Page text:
Starring: James Norton, Vanessa Kirby, Peter Sarsgaard, Kenneth Cranham, Joseph Mawle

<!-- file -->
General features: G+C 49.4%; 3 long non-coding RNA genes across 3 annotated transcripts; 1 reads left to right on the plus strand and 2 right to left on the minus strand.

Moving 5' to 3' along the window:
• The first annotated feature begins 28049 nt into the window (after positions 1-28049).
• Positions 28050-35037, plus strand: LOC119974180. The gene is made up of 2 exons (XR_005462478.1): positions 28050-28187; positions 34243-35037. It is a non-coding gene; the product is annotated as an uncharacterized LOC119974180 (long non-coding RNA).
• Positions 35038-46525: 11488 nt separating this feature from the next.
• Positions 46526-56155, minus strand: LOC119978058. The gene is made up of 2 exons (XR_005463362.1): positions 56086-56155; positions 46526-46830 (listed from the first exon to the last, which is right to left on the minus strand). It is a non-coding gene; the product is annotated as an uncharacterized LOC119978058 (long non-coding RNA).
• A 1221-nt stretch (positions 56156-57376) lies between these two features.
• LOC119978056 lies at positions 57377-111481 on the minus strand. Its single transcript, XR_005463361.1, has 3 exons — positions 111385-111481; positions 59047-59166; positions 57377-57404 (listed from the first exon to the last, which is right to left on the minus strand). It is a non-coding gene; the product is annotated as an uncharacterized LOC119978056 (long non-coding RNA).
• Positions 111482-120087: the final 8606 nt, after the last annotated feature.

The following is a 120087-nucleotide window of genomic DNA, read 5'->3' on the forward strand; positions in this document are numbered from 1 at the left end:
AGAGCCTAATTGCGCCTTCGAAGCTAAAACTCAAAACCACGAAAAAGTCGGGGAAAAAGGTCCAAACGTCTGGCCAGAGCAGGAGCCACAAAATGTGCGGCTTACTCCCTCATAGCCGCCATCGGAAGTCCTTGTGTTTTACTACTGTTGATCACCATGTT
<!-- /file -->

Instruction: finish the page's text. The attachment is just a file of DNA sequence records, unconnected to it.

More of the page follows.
Despite the all-too timely theme of how news is managed and disseminated by the authorities, Polish director Holland’s biopic of Gareth Jones, the crusading Welsh journalist, whose investigations altered the rose-tinted view of Stalinist Soviet Union, feels redundant and dramatically inert. When we first encounter Jones (Norton), he is serving as a foreign advisor to Prime Minister David Lloyd George (Cranham), and has recently returned from interviewing Hitler. He is scoffed at by the higher-ups at a meeting in which he questions the trumpeted Soviet economic miracle. Soon after, Lloyd George reluctantly fires him, so Jones makes his own way to Russia to find out the truth. There he is received by Walter Duranty (Sarsgaard), the Pulitzer Prize-winning New York Times writer who had been submitting the glowing reports of Soviet prosperity. While trying to secure an interview with Stalin, Jones attends, on Duranty’s invitation, a heroin-fuelled party where westerners dance and fuck away obliviously. Despite a ban on leaving Moscow, Jones travels south where he discovers the horrific truth behind Stalin’s economic miracle. There are agreeable shades of ‘Cabaret’ in early scenes of the decadent Moscow demimonde, but while the picture flirts with thriller and noirish tropes, it never really commits, which results in a dour and dull picture. A framing device in which George Orwell (Mawle) is shown working on ‘Animal Farm’ (Jones’ reporting was an influence on the writer) seems curiously self-defeating and betrays a lack of faith in the protagonist – tellingly none of Jones’ actual printed output is featured. At least Sarsgaard livens matters up as the smug, reptilian, Duranty.